18. Amador-Ortiz C, Lin WL, Ahmed Z, et al: TDP-43 immunoreactivity in hippocampal sclerosis and Alzheimer’s disease. Ann Neurol 2007;61:435–445.
  19. Hasegawa M, Arai T, Nonaka T, et al: Phosphorylated TDP-43 in frontotemporal lobar degeneration and amyotrophic lateral sclerosis. Ann Neurol 2008;64:60–70.
  20. Probst A, Taylor KI, Tolnay M: Hippocampal sclerosis dementia: a reappraisal. Acta Neuropathol 2007;114:335–345.
  21. Baker M, Mackenzie IR, Pickering-Brown SM, et al: Mutations in progranulin cause tau-negative frontotemporal dementia linked to chromosome 17. Nature 2006;442:916–919.
  22. Cruts M, Gijselinck I, van der Zee J, et al: Null mutations in progranulin cause ubiquitin-positive frontotemporal dementia linked to chromosome 17q21. Nature 2006;442:920–924.
  23. Gass J, Cannon A, Mackenzie IR, et al: Mutations in progranulin are a major cause of ubiquitin-positive frontotemporal lobar degeneration. Hum Mol Genet 2006;15:2988–3001.
  24. Josephs KA, Ahmed Z, Katsuse O, et al: Neuropathologic features of frontotemporal lobar degeneration with ubiquitin-positive inclusions with progranulin gene (PGRN) mutations. J Neuropathol Exp Neurol 2007;66:142–151.
  25. Mackenzie IR, Baker M, Pickering-Brown S, et al: The neuropathology of frontotemporal lobar degeneration caused by mutations in the progranulin gene. Brain 2006;129:3081–3090.
  26. Rademakers R, Eriksen JL, Baker M, et al: Common variation in the miR-659 binding-site of GRN is a major risk factor for TDP43-positive frontotemporal dementia. Hum Mol Genet 2008;17:3631–3642.
  27. Luis CA, Barker WW, Gajaraj K, et al: Sensitivity and specificity of three clinical criteria for dementia with Lewy bodies in an autopsy-verified sample. Int J Geriatr Psychiatry 1999;14:526–533.
  28. He Z, Bateman A: Progranulin (granulin-epithelin precursor, PC-cell-derived growth factor, acrogranin) mediates tissue repair and tumorigenesis. J Mol Med 2003;81:600–612.
  29. Bhandari V, Palfree RG, Bateman A: Isolation and sequence of the granulin precursor cDNA from human bone marrow reveals tandem cysteine-rich granulin domains. Proc Natl Acad Sci USA 1992;89:1715–1719.
  30. Bateman A, Belcourt D, Bennett H, Lazure C, Solomon S: Granulins, a novel class of peptide from leukocytes. Biochem Biophys Res Commun 1990;173:1161–1168.
  31. Ahmed Z, Mackenzie IR, Hutton ML, Dickson DW: Progranulin in frontotemporal lobar degeneration and neuroinflammation. J Neuroinflammation 2007;4:7.
  32. Polymeropoulos MH, Lavedan C, Leroy E, et al: Mutation in the alpha-synuclein gene identified in families with Parkinson’s disease. Science 1997;276:2045–2047.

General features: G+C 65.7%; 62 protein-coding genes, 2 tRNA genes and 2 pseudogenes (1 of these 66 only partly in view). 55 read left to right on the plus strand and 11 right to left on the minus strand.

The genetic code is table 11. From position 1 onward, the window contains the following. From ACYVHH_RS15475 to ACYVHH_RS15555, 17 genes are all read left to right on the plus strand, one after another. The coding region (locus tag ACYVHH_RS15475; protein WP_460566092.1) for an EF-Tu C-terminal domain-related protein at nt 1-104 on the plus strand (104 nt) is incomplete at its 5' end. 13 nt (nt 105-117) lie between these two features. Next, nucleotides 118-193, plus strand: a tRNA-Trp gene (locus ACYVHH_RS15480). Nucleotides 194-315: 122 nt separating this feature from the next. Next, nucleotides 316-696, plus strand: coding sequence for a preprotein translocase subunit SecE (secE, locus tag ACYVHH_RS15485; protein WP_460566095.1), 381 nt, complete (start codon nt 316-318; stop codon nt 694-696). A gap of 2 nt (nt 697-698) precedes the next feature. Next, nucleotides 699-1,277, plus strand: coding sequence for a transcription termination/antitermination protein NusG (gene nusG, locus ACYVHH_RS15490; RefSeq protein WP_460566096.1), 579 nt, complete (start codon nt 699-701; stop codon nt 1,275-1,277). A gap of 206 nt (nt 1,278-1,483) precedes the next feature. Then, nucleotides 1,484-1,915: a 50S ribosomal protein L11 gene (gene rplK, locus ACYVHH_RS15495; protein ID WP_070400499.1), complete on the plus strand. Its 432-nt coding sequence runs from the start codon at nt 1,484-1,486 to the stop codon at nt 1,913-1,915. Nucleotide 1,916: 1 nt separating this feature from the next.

33. Maraganore DM, de Andrade M, Elbaz A, et al: Collaborative analysis of alpha-synuclein gene promoter variability and Parkinson disease. JAMA 2006;296:661–670.
  34. He L, Hannon GJ: MicroRNAs: small RNAs with a big role in gene regulation. Nat Rev Genet 2004;5:522–531.
  35. Carthew RW, Sontheimer EJ: Origins and mechanisms of miRNAs and siRNAs. Cell 2009;136:642–655.
  36. Dickson DW: TDP-43 immunoreactivity in neurodegenerative disorders: disease versus mechanism specificity. Acta Neuropathol 2008;115:147–149.

  

Author Contacts

Dennis W. Dickson, MD
Department of Neuroscience, Mayo Clinic
4500 San Pablo Road
Jacksonville, FL 32224 (USA)
Tel. +1 904 953 7137, Fax +1 904 953 7117, E-Mail dickson.dennis@mayo.edu

  

Article Information

Published online: March 3, 2010
Number of Print Pages : 5
Number of Figures : 1, Number of Tables : 1, Number of References : 36

  

Publication Details

Neurodegenerative Diseases

Vol. 7, No. 1-3, Year 2010 (Cover Date: April 2010)

Journal Editor: Nitsch R.M. (Zürich), Hock C. (Zürich)
ISSN: 1660-2854 (Print), eISSN: 1660-2862 (Online)

For additional information: http://www.karger.com/NDD


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References

  1. Dickson DW, Davies P, Bevona C, et al: Hippocampal sclerosis: a common pathological feature of dementia in very old (> or = 80 years of age) humans. Acta Neuropathol 1994;88:212–221.
  2. Zarow C, Sitzer TE, Chui HC: Understanding hippocampal sclerosis in the elderly: epidemiology, characterization, and diagnostic issues. Curr Neurol Neurosci Rep 2008;8:363–370.
  3. Hatanpaa KJ, Blass DM, Pletnikova O, et al: Most cases of dementia with hippocampal sclerosis may represent frontotemporal dementia. Neurology 2004;63:538–542.
  4. Blass DM, Hatanpaa KJ, Brandt J, et al: Dementia in hippocampal sclerosis resembles frontotemporal dementia more than Alzheimer disease. Neurology 2004;63:492–497.
  5. Josephs KA, Dickson DW: Hippocampal sclerosis in tau-negative frontotemporal lobar degeneration. Neurobiol Aging 2007;28:1718–1722.
  6. Petersen RC, Parisi JE, Dickson DW, et al: Neuropathologic features of amnestic mild cognitive impairment. Arch Neurol 2006;63:665–672.